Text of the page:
- Uber is prepping for a 2019 IPO at a rumored $120 billion valuation.
- Its last funding round valued the company at $68 billion. But in 2010, 32 different investors bought a chunk of the company for much less.
- Uber's seed round valued that company at just $3.86 million.
- These are seven of Uber's most surprising seed investors.
If Uber goes public as planned in 2019, nine years and billions of dollars worth of investments will be returned to investors smart enough or lucky enough to have made a bet on the company's success.
But some of those investors are luckier than others.
Investors in its most recent round, a $1.25 billion Series G1 led by SoftBank, bought their shares at a $68.33 billion valuation.But it was just nine years ago that Uber raised a $1.57 million seed funding round, which valued the company at $3.86 million.
That means investors who bought a chunk of Uber in 2010 will see much larger returns now that the company is valued by bankers at a rumored $120 billion.
There were 32 investors in Uber's seed funding round, which was led by First Round Capital, with participation from venture capital firms Founder Collective, Lowercase Capital, and Kapor Capital.
But that total also included dozens of individuals who made the history-altering decision to participate in Uber's earliest raise, according to data compiled from PitchBook.
These are seven people you never knew had a stake in Uber's planned 2019 IPO:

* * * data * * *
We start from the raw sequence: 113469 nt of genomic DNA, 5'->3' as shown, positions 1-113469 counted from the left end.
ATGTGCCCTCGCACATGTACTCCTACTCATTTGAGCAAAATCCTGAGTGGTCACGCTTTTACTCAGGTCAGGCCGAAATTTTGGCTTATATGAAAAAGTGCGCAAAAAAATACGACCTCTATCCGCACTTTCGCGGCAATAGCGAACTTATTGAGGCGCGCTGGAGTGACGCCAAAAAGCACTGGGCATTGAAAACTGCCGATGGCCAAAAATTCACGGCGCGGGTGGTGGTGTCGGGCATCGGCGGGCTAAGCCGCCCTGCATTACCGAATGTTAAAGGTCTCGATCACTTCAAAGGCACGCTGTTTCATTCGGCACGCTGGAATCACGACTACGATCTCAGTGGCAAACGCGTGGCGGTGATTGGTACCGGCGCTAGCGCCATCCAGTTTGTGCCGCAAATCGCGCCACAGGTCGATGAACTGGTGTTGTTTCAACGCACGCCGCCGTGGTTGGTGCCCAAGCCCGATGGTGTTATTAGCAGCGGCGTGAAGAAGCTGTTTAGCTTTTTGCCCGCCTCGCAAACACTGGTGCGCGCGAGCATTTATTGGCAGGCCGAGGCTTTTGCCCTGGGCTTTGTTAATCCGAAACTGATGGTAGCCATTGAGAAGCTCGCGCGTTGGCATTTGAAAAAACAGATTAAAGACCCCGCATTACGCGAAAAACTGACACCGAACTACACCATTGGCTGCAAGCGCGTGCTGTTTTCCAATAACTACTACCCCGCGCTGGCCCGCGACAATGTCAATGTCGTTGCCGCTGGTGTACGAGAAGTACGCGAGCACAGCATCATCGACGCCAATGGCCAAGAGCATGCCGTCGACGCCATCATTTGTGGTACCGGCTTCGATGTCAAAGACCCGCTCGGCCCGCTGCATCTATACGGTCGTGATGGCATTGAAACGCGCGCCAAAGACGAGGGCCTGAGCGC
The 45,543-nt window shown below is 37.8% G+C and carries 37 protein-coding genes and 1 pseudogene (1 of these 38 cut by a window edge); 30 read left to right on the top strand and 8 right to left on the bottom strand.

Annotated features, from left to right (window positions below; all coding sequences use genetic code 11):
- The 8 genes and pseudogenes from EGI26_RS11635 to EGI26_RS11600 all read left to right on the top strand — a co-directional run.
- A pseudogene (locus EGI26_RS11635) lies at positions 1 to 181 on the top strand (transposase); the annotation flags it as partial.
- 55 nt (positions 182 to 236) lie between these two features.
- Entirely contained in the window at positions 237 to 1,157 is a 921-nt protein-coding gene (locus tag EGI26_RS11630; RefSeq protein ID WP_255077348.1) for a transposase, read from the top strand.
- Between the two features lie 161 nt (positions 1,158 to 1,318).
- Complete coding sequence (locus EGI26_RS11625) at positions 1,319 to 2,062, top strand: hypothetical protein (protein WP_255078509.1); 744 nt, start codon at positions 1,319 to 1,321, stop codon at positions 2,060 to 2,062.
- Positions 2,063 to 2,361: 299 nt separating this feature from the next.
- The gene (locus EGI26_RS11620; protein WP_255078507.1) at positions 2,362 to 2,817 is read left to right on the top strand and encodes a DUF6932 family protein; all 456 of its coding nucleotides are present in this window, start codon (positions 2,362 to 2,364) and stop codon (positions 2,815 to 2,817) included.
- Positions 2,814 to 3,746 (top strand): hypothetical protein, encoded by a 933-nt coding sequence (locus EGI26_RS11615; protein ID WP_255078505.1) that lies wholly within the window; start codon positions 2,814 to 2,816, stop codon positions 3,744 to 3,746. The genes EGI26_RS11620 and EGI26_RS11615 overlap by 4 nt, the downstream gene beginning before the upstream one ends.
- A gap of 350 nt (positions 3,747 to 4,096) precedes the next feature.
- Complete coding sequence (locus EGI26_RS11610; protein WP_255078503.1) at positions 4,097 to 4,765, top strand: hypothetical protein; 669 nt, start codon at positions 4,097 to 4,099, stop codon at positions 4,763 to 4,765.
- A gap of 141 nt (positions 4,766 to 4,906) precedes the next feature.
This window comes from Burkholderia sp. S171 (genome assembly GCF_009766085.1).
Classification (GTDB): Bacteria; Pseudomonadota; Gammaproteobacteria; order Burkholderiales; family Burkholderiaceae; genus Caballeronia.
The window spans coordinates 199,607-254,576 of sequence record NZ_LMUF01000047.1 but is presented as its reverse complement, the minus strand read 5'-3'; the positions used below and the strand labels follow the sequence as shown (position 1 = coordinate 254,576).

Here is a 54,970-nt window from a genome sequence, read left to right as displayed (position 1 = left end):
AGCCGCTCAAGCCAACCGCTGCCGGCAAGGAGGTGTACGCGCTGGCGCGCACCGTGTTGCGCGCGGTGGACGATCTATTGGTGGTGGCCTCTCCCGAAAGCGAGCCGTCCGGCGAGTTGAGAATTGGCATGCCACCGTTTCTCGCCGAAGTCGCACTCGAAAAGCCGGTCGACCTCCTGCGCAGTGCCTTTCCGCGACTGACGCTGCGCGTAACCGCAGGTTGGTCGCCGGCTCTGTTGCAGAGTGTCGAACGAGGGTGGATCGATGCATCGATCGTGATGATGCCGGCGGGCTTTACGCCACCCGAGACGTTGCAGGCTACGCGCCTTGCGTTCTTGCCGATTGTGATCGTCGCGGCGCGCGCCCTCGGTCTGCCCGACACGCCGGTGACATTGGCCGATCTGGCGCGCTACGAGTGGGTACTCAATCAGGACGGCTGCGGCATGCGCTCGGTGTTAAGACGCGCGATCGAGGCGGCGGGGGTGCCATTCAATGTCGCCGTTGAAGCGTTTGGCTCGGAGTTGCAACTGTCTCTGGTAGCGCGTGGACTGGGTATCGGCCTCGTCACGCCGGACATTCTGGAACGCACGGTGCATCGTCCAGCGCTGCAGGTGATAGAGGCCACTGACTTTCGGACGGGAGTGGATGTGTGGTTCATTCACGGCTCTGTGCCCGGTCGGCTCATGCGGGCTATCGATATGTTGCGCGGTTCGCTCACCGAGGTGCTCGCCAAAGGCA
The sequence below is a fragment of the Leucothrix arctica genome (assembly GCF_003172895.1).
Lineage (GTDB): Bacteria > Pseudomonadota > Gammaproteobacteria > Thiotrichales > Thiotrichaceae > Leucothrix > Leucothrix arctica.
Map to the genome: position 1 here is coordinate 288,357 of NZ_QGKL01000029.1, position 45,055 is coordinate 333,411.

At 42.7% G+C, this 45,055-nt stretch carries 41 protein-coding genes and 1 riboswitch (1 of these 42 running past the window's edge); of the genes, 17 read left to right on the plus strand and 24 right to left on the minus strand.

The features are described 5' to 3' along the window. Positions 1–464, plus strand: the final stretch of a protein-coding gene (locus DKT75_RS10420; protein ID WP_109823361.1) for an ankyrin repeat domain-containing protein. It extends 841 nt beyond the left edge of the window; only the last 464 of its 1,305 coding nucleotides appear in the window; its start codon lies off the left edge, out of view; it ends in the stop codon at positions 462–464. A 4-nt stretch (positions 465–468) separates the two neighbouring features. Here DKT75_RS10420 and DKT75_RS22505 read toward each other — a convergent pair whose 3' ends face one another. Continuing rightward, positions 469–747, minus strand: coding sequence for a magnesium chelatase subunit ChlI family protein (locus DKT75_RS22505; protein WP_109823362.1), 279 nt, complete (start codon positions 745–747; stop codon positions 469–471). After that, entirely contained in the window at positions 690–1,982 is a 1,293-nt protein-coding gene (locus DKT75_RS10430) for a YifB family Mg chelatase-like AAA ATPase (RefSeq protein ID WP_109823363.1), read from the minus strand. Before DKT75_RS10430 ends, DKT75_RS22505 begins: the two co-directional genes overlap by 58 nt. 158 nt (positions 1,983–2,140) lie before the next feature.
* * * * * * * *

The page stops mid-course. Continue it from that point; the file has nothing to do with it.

1. Lady Gaga's former manager
Troy Carter had a busy career managing A-list musical talent like Lady Gaga and John Legend before joining Spotify as its global head of creator services.
He left Spotify in September to focus on his talent management and production company, Atom Factory.
But if all goes as planned, he may never have to work another day of his life.
2. The CEO of Amazon
Jeff Bezos, the founder and CEO of Amazon, is already a multi-billionaire who invested early in startups like Google, Domo, Airbnb, and (yours truly) Business Insider.
A big exit on his early Uber investment will make him that much richer.
3. The CEO of Airbnb
Mike Windle/Getty Images
Airbnb cofounder and CEO and early Uber investor Brian Chesky is prepping for his own IPO in 2019.
4. A street-kid-turned-emerging-tech-savant
Cyan Banister, a partner at Peter Thiel's Founders Fund, has spoken publicly about her astonishing transformation from living on the streets as a teenager to making multi-million dollar investments in the future of tech.
She invested in Uber as an angel investor long before joining a VC firm.
5. A "Planet of the Apps" star
Stephen Lovekin/Getty Images for Pencils Of Promise
Gary Vaynerchuk made his millions by growing the family wine business into a success. But he became famous for launching media companies VaynerMedia and VaynerX.
While his most recent public project was the reality TV show "Planet of the Apps," which he starred on along side will.i.am and Gwyneth Paltrow, Uber's big exit could be the biggest day of his life.
6. Twitter's favorite tech oracle and the founder of AngelList
Naval Ravikant known to some by his Twitter handle, @Naval is an influential voice in the startup scene, in part because he founded AngelList, a website dedicated to matching startups with investors like himself. So it's no wonder he was a seed investor in Uber.
7. A member of the PayPal Mafia
David Sacks was a founding COO at PayPal, so when it got acquired by eBay, he became a member of the PayPal Mafia ex-PayPal employees who used their new money to invest in startups or launch their own, thus creating a whole new wave of tech.
Though Sacks went on to found Yammer and work as an interim CEO at Zenefits, he also used some of that cash to fund part of Uber's seed round.
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